The first wave of KlezmerShack 10th Anniversary concerts came to an end this weekend with two amazing concerts.
In two weeks, in venues from Zeitgeist in Inman Square to the Leventhal-Sidman Jewish Community Center in Newton we managed to have full houses, which is pretty nifty in a town that supposedly has moved on from Klezmer. Of course, as this past weekend's concerts illustrate, the KlezmerShack is about much more than klezmer, itself.
Charming Hostess played for a packed house at the Center for New Words in Inman Square. The band focused on material from their recent Sarajevo Blues album, including an expanded selection of Ladino songs from the Bosnia region and a killer a capella version of "Spoonful" by that well-known Transylvianian Jew, Count Willie Dixon. As was the case last fall when they focused on material from Trilectic, hearing the band live was even better than the CD. Voices just soared and harmonized and gave life to songs as complex as "What will you remember" and "Death is a Job", plus most of the rest of Sem Mehmedinovic's poetry from the new album.
Afterwards, over a late morning brunch we got to talk a bit about the band, the tour, and a new release from the vaults, "Punch", recorded about the same time as Trilectic, five years ago. The current ensemble is only about three years old (although even the current CD, Sarajevo Blues, features friends from the old gang and gives it a sharper instrumental edge than the free-wheeling vocal soaring apparent in concert).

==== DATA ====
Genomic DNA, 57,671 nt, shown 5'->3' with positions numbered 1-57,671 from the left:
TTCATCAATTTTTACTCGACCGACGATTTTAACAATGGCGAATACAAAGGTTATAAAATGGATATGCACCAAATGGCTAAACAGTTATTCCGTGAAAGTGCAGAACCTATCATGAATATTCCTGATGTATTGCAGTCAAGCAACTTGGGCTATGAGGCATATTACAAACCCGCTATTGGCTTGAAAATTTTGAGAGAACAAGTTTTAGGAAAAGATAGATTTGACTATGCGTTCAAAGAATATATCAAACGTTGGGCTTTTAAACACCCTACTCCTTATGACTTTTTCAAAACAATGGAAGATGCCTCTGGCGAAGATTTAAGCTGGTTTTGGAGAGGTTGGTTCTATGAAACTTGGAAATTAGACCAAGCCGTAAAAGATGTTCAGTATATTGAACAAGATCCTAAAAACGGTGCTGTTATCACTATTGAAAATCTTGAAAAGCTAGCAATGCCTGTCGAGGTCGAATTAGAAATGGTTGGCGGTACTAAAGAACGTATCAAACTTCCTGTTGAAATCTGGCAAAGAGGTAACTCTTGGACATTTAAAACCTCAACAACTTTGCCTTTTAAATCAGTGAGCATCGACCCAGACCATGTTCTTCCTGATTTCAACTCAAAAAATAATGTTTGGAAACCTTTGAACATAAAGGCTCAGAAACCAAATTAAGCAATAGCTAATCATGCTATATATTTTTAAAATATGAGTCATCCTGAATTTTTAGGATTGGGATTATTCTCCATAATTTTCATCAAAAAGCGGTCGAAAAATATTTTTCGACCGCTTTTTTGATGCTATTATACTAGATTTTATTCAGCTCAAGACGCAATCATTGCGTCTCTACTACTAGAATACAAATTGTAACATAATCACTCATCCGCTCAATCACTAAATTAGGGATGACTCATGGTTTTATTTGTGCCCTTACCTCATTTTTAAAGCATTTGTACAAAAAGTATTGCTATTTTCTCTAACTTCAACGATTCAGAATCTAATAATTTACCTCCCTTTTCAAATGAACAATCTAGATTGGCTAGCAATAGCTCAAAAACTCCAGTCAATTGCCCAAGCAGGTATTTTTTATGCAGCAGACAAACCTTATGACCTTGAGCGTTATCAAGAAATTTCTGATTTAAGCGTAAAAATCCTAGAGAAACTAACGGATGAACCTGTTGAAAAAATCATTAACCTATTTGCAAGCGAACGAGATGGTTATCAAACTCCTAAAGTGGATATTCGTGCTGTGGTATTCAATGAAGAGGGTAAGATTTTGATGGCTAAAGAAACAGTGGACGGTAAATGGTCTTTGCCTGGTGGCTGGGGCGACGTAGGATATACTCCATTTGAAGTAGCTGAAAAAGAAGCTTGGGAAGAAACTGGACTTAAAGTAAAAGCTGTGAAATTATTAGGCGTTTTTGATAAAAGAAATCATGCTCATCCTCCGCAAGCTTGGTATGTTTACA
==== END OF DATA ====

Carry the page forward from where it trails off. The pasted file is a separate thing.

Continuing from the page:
Saturday night was "At My Grandmother's Knee," an interesting concept in which The National Spiritual Ensemble shared the stage with the Brookline, MA-based "Workmen's Circle Choir". Both choirs focused on songs that they had "learned at their grandmother's knee". In the case of the National Spiritual Ensemble, this meant stunning gospel music, but, surprising to me, none of the movement songs from the Sixties that have recently been shared on recent Black-Jewish recordings. I'm not sure it mattered: the music was powerful and divine and our ears certainly left happy. The Workmen's Circle Choir, suffering from a lack of men's voices (if I could hold a tune, I would regard this as a call to action - those male readers who, like me, are local to Brookline and who lack my handicap should hie themselves over to the Workmen's Circle soonest), but it still sounded divine. In this case, I was again a bit disappointed--this time by the number of sentimental shlaggers. Still, from "Mayn ruhe platz" to "Vakht Oyf", there were several songs to appease the social conscience, and also several songs commemorating the Holocaust including "Vayl Ikh Bin a Yidele", and some lovely, if unexpected Chasidic songs such as "Zol Shoyn Kumen di Geule". Putting the lie to my prediction of last week, the concert not only opened with the combined choruses singing "Ale Brider," but the song was the encore, following a rousing, combined "Amen", also featuring both groups.
There are already new events planned, starting this coming weekend, so stay tuned.